Finally, we approached Rim Drive for the first time. We pulled into the pull-off to the left, and got out of my Jeep. I looked out over the edge, and my jaw dropped. Even with the wind kicked up and a slight chop on the lake, the blue was deeper and more cobalt than I could have imagined. Like all truly magnificent creations of nature, no picture could do it justice. Even now I know that my memory does not and will never serve what I saw there in person.
I got my first in person view of Wizard Island, the cinder cone that built gradually over time after the cataclysmic explosion, and which has erupted as recently as 800 years ago. With the knowledge that the lake was 1910 feet in depth, the realization that the cinder cone that Mt. Mazama formed from the depth of it's caldera was no small hillock sank in, and my awe of the volcanic forces and it's power at work in this area of the country grew. I wondered when the next eruption would take place. The Juan de Fuca plate is still submerging, so it is only a matter of time.
We would learn the next day in our cruise of the lake that Crater Lake averages over 500 inches of snow per year, and even at this late date, July 10th, snow fields were still in abundance. Coming from the east coast, my friends Jeff and Sandy were not used to seeing snow in the middle of summer, and couldn't resist the temptation to stand in the snow and make a snow ball.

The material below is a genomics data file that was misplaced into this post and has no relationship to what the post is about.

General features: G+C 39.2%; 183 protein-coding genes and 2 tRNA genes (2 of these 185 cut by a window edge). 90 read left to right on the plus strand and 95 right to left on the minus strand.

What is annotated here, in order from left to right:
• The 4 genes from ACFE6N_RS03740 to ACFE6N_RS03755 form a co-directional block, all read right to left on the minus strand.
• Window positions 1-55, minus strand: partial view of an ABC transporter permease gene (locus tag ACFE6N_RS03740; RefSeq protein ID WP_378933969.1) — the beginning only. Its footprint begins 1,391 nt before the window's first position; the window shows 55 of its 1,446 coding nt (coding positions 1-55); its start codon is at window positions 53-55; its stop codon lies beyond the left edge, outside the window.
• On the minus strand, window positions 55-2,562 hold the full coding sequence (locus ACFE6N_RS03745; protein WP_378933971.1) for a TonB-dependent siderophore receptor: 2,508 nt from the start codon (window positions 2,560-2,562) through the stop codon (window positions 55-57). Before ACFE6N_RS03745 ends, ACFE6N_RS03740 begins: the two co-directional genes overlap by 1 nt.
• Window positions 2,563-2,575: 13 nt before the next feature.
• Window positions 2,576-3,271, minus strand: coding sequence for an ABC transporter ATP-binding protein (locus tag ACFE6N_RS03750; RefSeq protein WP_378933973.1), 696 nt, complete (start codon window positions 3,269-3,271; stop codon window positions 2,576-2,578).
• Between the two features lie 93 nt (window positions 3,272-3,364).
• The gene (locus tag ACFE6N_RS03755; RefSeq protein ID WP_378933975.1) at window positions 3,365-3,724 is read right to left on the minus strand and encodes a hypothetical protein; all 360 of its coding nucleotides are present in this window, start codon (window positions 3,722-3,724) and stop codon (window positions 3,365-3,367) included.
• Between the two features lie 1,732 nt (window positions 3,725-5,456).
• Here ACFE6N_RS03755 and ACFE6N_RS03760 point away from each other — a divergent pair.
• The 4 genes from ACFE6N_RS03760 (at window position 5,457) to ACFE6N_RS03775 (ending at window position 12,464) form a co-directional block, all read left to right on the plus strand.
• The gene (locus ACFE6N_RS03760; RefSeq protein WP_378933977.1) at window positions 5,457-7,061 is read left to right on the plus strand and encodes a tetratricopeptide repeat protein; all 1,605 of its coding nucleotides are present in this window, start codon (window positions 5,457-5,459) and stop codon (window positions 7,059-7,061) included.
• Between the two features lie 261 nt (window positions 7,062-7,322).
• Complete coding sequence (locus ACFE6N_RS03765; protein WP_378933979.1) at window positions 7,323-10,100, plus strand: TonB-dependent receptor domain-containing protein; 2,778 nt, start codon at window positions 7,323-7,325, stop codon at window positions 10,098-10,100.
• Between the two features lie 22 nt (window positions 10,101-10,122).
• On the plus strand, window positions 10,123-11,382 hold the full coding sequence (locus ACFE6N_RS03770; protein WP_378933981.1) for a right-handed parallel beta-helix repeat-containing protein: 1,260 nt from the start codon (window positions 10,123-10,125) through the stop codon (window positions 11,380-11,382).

The next morning we were up early, as was our habit for the whole trip. We had decided to take a cruise of the lake, but the first boat out was not until 10:00 AM, so we had some time to kill. We discovered this waterfalls on Rim Drive. what made it especially unique was the fact that the creek ended at the pool into which it fell. At that point it went underground, but it was not the only stream or even river that goes underground in this area of the Cascades. Along the highways, at points where the highway is cut through the canyons, the pumice is sometimes twenty feet deep or more. There are also empty lava tubes, and streams will disappear underground, only to reappear downstream. Even the Rogue River, with it's headwaters in this section of the Cascades and which cuts through the Cascade and Siskiyou Mountains on its way to the Pacific Ocean in Brookings, disappears underground for several miles just south of Natural Bridge.